Beaune and the area

During your stay in Beaune
Our space is limited so we cannot include the vast variety of things available to do, in Beaune and the surrounding regions. We have listed some suggestions and details with links to some web sites which we may be of help. An extensive manual is available in the property giving more detailed ideas and information at your finger tips when you arrive
 
The Town of Beaune
 
Beaune's origins go back to pre Roman times. During the medieval period it was a stronghold of the Burgundian Empire and played a strong part in the economy of the local area as well as contributing to the Burgundian treasury. It is now of course famous for one major export - WINE. Beaune still retains it's charm as a picturesque market town, medieval elements, cobbled streets and a number of historic monuments. Beaune is criss crossed with winding alleys and is dotted with historic buildings and squares. The centre piece is the Hospice de Beaune, or Hotel Dieu as it is also known. A 15c hospital whose construction was funded by the Rolin family to assure it's patrons safe passage to heaven and to help the sick and poor of the area. This is a must see building/museum and it is made all the more impressive when you discover that it was a functioning hospital until the early 1970s. One of the greatest paintings of the 15th century, Roger van der Weyden's Christ of the Last Judgement, is housed in a gallery in the building. This is a true master piece.
Originally this polyptych was hung in the main hospital ward as a preview of the fate of deathly ill patients: on one side, the blessed are welcomed to heaven, while the opposite side depicts horrific scenes of Purgatory and Hell.
 
Activities and Sites in Beaune
 The Market - no holiday would be complete without sampling one of the marvels of France - the market. The markets start in early morning and are much more than just grocery shopping. They are a combination of social outing and carnival. They sell almost anything, from fruit and vegetables, local specialities, cheese eggs, meat and fish, to flowers and plants, clothing linens, hardware and crafts. A walk through the streets is an essential experience in any visit to Beaune. The main market day is Saturday and it starts around 7.30am and finishes around midday. There is also a small market on Wednesday morning. Other markets in the area worth visiting are in Chagny with a good Sunday market, Autun with a Friday morning market. Nolay on Monday and Nuits St Georges also have markets on Friday mornings.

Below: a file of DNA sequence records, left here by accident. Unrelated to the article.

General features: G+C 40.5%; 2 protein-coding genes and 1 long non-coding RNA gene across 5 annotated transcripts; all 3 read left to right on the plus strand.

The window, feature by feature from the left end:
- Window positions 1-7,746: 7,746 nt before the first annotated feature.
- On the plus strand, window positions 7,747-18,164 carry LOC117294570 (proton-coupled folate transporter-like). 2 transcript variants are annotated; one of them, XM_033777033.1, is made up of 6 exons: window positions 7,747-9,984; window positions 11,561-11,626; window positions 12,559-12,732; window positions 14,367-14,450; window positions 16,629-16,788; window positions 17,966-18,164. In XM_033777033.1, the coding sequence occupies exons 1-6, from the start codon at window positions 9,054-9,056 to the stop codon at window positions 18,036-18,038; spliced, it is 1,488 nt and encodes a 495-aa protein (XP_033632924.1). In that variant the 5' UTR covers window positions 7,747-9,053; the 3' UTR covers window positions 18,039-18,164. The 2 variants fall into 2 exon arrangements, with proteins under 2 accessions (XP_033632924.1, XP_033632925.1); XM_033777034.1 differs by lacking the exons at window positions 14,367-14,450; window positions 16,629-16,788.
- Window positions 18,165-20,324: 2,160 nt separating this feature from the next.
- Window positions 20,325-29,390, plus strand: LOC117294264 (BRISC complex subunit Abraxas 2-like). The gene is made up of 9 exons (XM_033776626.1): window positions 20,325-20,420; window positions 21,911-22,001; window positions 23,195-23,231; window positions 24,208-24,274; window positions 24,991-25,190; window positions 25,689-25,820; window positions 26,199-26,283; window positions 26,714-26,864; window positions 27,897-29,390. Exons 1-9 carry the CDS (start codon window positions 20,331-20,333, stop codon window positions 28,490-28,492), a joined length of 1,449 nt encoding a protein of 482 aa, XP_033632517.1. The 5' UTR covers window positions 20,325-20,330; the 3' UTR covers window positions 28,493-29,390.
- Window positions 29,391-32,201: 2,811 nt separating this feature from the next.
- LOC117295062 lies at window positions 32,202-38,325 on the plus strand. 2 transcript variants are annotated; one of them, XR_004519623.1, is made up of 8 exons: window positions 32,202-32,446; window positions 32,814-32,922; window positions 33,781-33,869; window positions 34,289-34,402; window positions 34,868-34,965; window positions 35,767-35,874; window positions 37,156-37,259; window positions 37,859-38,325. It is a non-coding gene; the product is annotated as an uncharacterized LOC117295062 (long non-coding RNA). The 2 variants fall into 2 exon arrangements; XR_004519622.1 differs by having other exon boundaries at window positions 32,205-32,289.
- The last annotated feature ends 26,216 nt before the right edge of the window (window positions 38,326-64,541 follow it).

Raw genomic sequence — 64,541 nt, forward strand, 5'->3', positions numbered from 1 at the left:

Hospice de Beaune -
also known as Hotel Dieu, situated in the centre of Beaune and open everyday for visitors. It is also famous for it's annual wine auction and the Hospice de Beaune wines.
 
La Moutarderie - a museum on the famous mustard maker with a hands on approach to learning about mustard making!
 
The Church of Notre Dame- The most important church in Beaune started in the 12th century and completed almost 600 years later. It has a beautiful and rare collection of 15th century tapistries which depict the life of the Virgin Mary
 
Shopping - There is a wide variety of shops in Beaune from childrens toys, wine shops of course, gift, clothing, shoes food etc. Some shops worth a visit
 
For wine La Vinotheque. www.bourgogne-vinotheque.com. For exceptional kitchen and cooking equipment - Maison Laronze www.lamaisonlaronze.fr. For soft furnishings Laronze Decor. For bathroom accessories and toiletries etc Sani Boutique. For chlidrens toys- Guigone. For gifts books and wine accessories- Atheneum. For exceptional gifts Fairfax Decoration. These are just some of the varied shops in Beaune and they are all situated around the main square Place Carnot. There are of course many cafes, restaurants and wine shops.
 
Other activities around Beaune
 
Biking- A popular and relaxing way to see the countryside and vineyards. Bike trails and rentals are available around the town as well as around the villages taking you through vineyards and wonderful countryside on quiet roads. 
 
Walking - there are a number o well sign posted walks through the countryside and through and around vineyards
 
Golf- there are anumber of courses in the surrounding area, Beaune has an 18 hole course and a 9 hole par 3 course, driving range, clubhouse with bar and restaurant.
 
Toursist railway steam and diesel- located in Bligny sur Ouche, a small village around 15 minutes from Beaune. The second oldest railway line in France founded in 1832 this is now a tourist railway, operating both steam and diesel trains. The railway meanders through the beautiful burgundy country side along the River Ouche. The round trip of around 15 kms takes around 75 minutes. Running from the original station of Bligny Sur Ouche the line goes to Pont D'Ouche near to the Burgundy canal. The train can also be boarded at Pont D'Ouche station. For full information visit www.cfvoblogspot.com
Steam services run every Sunday and local bank holidays from May to Septrember. Diesel service run everyday from 1st July to 31st Aug.
 
Private Tours- are available for visits to the town, Hospices de Beaune and vineyard tours. Contact www.detours-in-france.com who will be pleased to arrange things for you.
 
The local villages around Beaune are all worth a visit. These are often small villages but the names are familiar to wine lovers. The main wine producing villages of the Cote de Beaune are all closely situated around the town of Beaune. Such names as Volnay, Meurault, Pommard, Chassagne Montrachet, Piligny Montrachet, Aloxe Corton to name a few.
Other notable places
 
Nolay -A small town with Gallo Roman origins and has an exceptional timber framed market building
 
The Chalonnais region-south of the Cote D'Or, has many small villages and towns to see. It is known for its museums, vineyards- Rully, Mercurey, Givry, Montagny,Bouzeron,Bourgognr Cote Chalonnaise. Some of the local dishes include Saone river perch, poached eggs in a red wine sauce poultry in a wine sauce and of course bouef bourgignon.